The smallest cardboard box in Bender Alley belonged to Katy Raggs, judging by the three shopping carts of old clothes parked outside it.
"Cardinal Mathew Nakasone," I read from the candidate list. "Japanese-American, born in an internment camp, parents killed there, adopted and raised by Jesuits. Now he might make an interesting Pope."
"Come in, my pretty darlings," the elderly woman crooned as she beckoned from the door of the gingerbread house. "Old Nannie Schrum loves children to visit!"
Saturday, June 17, 2006
Makes me wonder where the rest of us could go to hype ourselves on the unsuspecting shopper.
Romance: Get the girls while they're out shopping for the ingredients for a fabulous candlelight dinner at the grocery store. Set up a signing table right next to the rotisserie chicken bin, or maybe in front of the filet mignon section in the beef department. Men are more direct and practical about romance, so to grab their interest we should probably do a signing next to the prophylactic rack in the back of the local pharmacy.
Science Fiction: Circuit City's gadget counter would work. So would that aisle in the drugstore where they have the For Men only hair dye, that stuff you spray on a bald spot to make it look hairy, or the all-natural herbal alternatives to Viagra.
Mystery: Do all your signings at a gun shop, pawn shop, bail bondsman's office, jury duty waiting room, or in Scotland.
Westerns: Schedule your next signing at any redneck bar in Alabama, but only on the nights when ladies don't drink free and the mechanical bull is out of order (for speedy sales, tell the patrons that the books are actually props from the set of The Dukes of Hazzard, and Daisy Duke handled them.)
Erotica: Will sell like hotcakes on a Sunday at any fundamentalist church. Set up your table to intercept people on their way into services. Post a sign on the table that reads, See What They're Putting In The School Libraries?
Horror: Same as erotica, except change the sign on the table to read The New Series Based on The Book of Revelations and assure everyone who approaches the table that yes, we are living in The End Times.
Vampire Fiction: Bloodmobiles and blood banks. The patrons are already predisposed to like have the blood sucked out of their veins, right?
I'm sorry I missed any questions you had planned to ask yesterday -- got anything you've been hanging on to for today?
Friday, June 16, 2006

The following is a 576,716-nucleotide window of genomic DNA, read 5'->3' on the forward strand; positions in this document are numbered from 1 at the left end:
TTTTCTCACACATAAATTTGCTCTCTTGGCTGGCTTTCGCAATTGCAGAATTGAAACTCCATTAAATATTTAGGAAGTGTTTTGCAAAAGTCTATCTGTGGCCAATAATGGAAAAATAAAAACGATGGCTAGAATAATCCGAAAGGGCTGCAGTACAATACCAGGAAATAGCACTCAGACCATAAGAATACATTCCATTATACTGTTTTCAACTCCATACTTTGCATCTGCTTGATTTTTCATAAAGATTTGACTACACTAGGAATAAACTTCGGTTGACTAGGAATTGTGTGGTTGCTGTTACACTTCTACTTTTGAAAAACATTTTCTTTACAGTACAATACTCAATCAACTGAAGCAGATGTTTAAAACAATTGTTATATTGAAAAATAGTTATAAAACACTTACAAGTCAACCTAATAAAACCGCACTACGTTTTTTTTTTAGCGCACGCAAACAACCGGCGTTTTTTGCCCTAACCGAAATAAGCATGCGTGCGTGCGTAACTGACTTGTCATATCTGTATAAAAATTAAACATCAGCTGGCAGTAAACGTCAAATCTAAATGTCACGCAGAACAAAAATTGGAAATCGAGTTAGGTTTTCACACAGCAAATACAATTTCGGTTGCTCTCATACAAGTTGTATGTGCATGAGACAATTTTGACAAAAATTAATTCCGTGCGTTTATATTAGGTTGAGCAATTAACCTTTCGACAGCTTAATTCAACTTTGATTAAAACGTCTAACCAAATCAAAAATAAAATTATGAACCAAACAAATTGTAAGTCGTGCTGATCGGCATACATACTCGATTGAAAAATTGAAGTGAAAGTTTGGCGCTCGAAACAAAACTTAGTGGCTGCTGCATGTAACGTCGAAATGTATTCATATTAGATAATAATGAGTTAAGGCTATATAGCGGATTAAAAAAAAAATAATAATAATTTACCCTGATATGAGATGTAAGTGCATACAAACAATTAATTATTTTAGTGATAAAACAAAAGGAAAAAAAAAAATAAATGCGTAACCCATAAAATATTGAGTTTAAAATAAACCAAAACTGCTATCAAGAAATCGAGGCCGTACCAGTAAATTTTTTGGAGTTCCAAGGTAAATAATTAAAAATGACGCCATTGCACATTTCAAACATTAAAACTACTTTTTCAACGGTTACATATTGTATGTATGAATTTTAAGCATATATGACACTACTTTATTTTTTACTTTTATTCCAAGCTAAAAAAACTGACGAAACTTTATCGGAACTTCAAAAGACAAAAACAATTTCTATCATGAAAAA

Steven Barnes reported that Baen Books publisher and editor Jim Baen has suffered a stroke and is hospitalized in serious condition. Prayers, hope and good thoughts are greatly needed now. Please send yours his way.
For those of you who preordered, ordered online or made the trip to the store this past week, my novel Dark Need is now a USA Today bestseller, #24 on Barnes & Nobles' mass market fiction list and #4 on their mass market romance list. Thank you for making that possible.
Thursday, June 15, 2006
Two player game: each player goes to their or another author's book sale page at Amazon.com with at least 26 or more reviews. The reviews are the cards. Print them out, cut them up into slips, shuffle them, and place them face-down on your desk. The other player does the same with his reviews. Draw five reviews and start to play.
To determine the suit of each card:
1 star = Clubs
2 stars = Spades
3 stars = Diamonds
4 stars = Hearts
5 stars (or if you want a fast game, any review by Harriet Klausner) = Wildcard
To determine the rank number of your card, count the number of misspelled words in the review. If there are no misspelled words, then the review is a royal, as follows:
Jack = review 1 paragraph in length, or with no paragraph breaks
Queen = 2 paragraphs in length
King = 3 paragraphs in length
Ace = 4 or more paragraphs in length
The hands are the same as classic poker:
Straight flush (five cards of the same suit and sequence, Ace low or high)
Fours (four cards of the same rank, as J-J-J-J-2)
Full house (three of one rank and two of another, as K-K-K-6-6)
Flush (five cards of the same suit but not in sequence, as Q-10-7-5-2)
Straight (five cards in sequence but not of the same suit, as 9-8-7-6-5)
Three of a kind (three of the same rank plus two of two different ranks, as 4-4-4-3-9)
Two pair (as K-K-5-5-10)
One pair (as 2-2-J-4-9)
We play via e-mail, but you can do this in person, and with a larger group of players, too (in which case, put all the cards together to make a full deck as in traditional poker.) To make it fun (and keep it fair), you should not read the reviews or figure out in advance the rank/suit of your cards. As for stakes, I suggest page wagers (number of manuscript or galley pages to be proof-read by the loser.)
Wednesday, June 14, 2006
it is the age of Dispatches from Tanganyika, it is the age of the Squawk Radio,
it is the epoch of the National Book Award, it is the epoch of the RITA Award,